New Report Sheds Light on Factors That Contribute to Delayed Hearings
Recently, the SSA’s Office of the Inspector General (OIG) released a report called “Workload Review of the Office of Hearings Operations’ Atlanta and New York Regions” exploring some of the reasons for the high processing times of hearing offices in said regions.
According to the report, the most common reasons for delays were: insufficient staffing, poorly performing support staff and Administrative Law Judges (ALJs), low employee morale, supplemental hearings and postponements, and difficulty scheduling expert witness testimony.
The New York region faced additional challenges in the form of office management issues and state laws requiring select welfare recipients to apply for disability benefits. The Atlanta region faced a different set of challenges, including IT difficulties, and a lack of decision writers.
The report also listed some of the perceived problems with claimant representatives as reported by hearing office staff. These include: representatives showing up to hearings unprepared, thus the need for supplemental hearings, insufficient availability to schedule hearings, poor communication with claimants, and either a failure to collect evidence or submitting evidence immediately prior to the hearing. The report simply listed alleged issues, but did not verify or quantify them.
Stats Show a Decrease in ALJ Award Rates
So far, in Fiscal Year (FY) 2018, there have been 423,224 dispositions of requests for Administrative Law Judge (ALJ) hearings. Of those, 43% were allowances, 36% were denials, and 21% were dismissals. The 21% dismissal rate is on par with that of FY 2017, but the award rate is four percentage points lower than it was in the prior fiscal year, while the denial rate is four percentage points higher.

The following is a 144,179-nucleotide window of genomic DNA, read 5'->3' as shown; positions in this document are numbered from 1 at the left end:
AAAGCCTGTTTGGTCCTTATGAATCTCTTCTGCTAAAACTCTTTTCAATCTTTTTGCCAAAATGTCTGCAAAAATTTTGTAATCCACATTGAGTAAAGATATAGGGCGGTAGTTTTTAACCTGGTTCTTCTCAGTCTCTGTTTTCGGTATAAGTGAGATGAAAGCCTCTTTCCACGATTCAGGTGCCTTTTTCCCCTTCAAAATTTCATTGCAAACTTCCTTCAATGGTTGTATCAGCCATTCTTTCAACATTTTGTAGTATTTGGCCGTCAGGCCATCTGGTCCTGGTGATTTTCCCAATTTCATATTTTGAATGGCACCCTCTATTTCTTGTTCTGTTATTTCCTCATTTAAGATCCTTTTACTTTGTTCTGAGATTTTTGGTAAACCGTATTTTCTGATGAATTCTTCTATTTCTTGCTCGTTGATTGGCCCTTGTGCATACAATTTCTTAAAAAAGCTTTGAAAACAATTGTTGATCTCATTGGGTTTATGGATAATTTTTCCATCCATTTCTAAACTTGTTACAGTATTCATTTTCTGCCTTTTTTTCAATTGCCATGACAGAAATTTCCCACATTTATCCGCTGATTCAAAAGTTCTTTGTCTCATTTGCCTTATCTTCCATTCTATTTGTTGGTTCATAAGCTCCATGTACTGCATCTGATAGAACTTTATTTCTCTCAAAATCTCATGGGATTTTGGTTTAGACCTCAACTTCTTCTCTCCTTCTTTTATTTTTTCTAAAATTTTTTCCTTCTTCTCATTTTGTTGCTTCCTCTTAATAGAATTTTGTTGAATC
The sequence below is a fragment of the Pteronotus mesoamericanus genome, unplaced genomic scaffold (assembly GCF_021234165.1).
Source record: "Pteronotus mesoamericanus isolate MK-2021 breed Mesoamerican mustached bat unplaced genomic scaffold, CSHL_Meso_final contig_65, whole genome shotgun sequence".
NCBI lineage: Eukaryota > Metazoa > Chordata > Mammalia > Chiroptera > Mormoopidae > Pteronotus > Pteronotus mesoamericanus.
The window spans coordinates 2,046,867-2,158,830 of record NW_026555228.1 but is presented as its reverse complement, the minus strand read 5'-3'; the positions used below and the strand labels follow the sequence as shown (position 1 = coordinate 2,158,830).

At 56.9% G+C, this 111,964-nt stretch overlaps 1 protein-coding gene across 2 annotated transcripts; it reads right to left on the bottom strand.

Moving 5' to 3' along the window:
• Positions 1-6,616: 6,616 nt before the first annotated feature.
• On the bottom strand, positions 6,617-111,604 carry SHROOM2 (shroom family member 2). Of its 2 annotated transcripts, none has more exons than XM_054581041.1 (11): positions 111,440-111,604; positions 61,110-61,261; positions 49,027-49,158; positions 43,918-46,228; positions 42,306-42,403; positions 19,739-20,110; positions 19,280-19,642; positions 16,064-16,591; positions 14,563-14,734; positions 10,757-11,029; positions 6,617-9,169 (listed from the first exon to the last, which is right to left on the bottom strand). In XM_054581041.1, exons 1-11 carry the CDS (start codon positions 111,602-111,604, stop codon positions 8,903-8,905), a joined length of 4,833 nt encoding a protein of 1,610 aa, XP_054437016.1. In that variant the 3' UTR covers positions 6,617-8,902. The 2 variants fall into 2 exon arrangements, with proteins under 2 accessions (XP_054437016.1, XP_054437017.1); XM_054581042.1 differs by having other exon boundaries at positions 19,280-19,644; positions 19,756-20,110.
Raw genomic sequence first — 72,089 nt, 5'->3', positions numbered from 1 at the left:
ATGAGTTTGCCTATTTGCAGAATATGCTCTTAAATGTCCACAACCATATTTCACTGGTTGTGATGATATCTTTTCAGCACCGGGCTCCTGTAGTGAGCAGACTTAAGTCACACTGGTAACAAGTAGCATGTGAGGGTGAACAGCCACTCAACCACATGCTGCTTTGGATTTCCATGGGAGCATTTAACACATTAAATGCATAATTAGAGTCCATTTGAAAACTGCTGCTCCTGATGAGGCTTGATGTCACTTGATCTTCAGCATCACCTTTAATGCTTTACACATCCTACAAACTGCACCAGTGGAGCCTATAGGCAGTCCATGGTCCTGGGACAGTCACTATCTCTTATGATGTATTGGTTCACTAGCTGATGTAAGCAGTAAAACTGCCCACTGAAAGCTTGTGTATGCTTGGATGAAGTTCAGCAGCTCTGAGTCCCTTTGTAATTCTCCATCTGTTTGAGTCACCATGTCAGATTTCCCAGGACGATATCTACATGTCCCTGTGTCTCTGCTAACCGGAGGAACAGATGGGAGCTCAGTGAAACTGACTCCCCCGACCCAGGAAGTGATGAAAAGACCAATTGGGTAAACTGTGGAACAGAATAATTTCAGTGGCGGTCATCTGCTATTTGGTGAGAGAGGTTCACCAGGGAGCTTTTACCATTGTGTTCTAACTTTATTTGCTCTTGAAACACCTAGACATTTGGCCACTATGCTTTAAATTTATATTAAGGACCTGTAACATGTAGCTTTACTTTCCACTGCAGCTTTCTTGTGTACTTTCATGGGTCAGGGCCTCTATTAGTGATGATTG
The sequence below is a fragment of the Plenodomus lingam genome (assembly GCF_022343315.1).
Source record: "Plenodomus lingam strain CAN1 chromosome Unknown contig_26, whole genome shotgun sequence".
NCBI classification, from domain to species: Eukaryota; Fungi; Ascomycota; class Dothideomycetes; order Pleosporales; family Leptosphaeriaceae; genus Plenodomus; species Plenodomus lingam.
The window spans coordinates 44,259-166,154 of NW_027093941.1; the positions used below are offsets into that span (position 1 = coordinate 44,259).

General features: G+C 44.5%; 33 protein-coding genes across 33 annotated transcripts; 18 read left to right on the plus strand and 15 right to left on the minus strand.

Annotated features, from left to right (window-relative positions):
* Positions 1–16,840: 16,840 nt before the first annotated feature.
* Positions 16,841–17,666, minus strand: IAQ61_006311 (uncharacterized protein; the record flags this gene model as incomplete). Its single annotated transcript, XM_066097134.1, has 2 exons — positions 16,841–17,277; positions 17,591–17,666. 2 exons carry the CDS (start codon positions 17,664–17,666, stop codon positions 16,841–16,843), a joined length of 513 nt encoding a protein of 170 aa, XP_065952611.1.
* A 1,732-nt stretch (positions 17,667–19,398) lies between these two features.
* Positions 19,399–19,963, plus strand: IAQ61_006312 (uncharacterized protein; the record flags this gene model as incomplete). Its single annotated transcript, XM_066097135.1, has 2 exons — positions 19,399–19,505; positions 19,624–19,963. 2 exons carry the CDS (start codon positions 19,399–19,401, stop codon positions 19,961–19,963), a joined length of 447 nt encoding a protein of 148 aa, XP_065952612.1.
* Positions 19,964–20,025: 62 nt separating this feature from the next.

To put these numbers in context, consider the following: in FY 2013, the ALJ level award rate was 48% and the dismissal rate was 17%. In FY 2008, the award rate was 63%, while the dismissal rate was only 16%. You can learn more here: https://www.ssa.gov/appeals/DataSets/03_ALJ_Disposition_Data.html.
SSA’s Office of the Chief Actuary Releases Top Baby Names of 2017
The SSA gathers data about baby names when it issues Social Security Numbers to new babies. It tracks both the most popular baby names, as well as which names increase and decrease in popularity.
Here’s the lowdown on baby names in 2017:
The top five girls’ names were: Emma, Olivia, Ava, Isabella, and Sophia. The top five boys’ names were: Liam, Noah, William, James, and Logan. A whopping 4% of babies born in 2017 received one of those names.
In terms of increases in popularity, Wells, Cairo, and Kairo were the boys’ names that showed the greatest increases. The girl name that rose most in popularity was Ensley. Melania, Oaklynn, and Oaklyn were among the top five girls’ names that rose the most in popularity last year. The popularity of the names Oaklee and Oakley also increased significantly.
You can find out more about the popularity of names dating back to 1900, view baby names by state, and learn more about all things baby name here: https://www.ssa.gov/oact/babynames/.
Musculoskeletal Listings Up for Revision
In early May, the SSA announced it was planning to revise the evaluation criteria in the Listing of Impairments for musculoskeletal disorders in both children and adults. The future changes will apply to disability claims under Titles II and XVI of the Social Security Act.
The musculoskeletal listings have remained unchanged since November of 2001, and the SSA believes it is time to update the listings to reflect advances in the medical understanding and treatment of such conditions.
The SSA is proposing to change both the content and structure of the musculoskeletal listings and introductory texts. Some of the proposed revisions include: changing nomenclature, reformatting the adult and childhood listings, removing and renumbering all listings, replacing ambiguous language with clearer descriptions, adding clarifying definitions, and adding listings, among other changes.
Comments on the proposed revisions are due July 6, 2018. More information on the proposed revisions, as well as how to submit feedback, is available here: https://www.gpo.gov/fdsys/search/pagedetails.action?granuleId=2018-08889&packageId=FR-2018-05-07&acCode=FR&collectionCode=FR.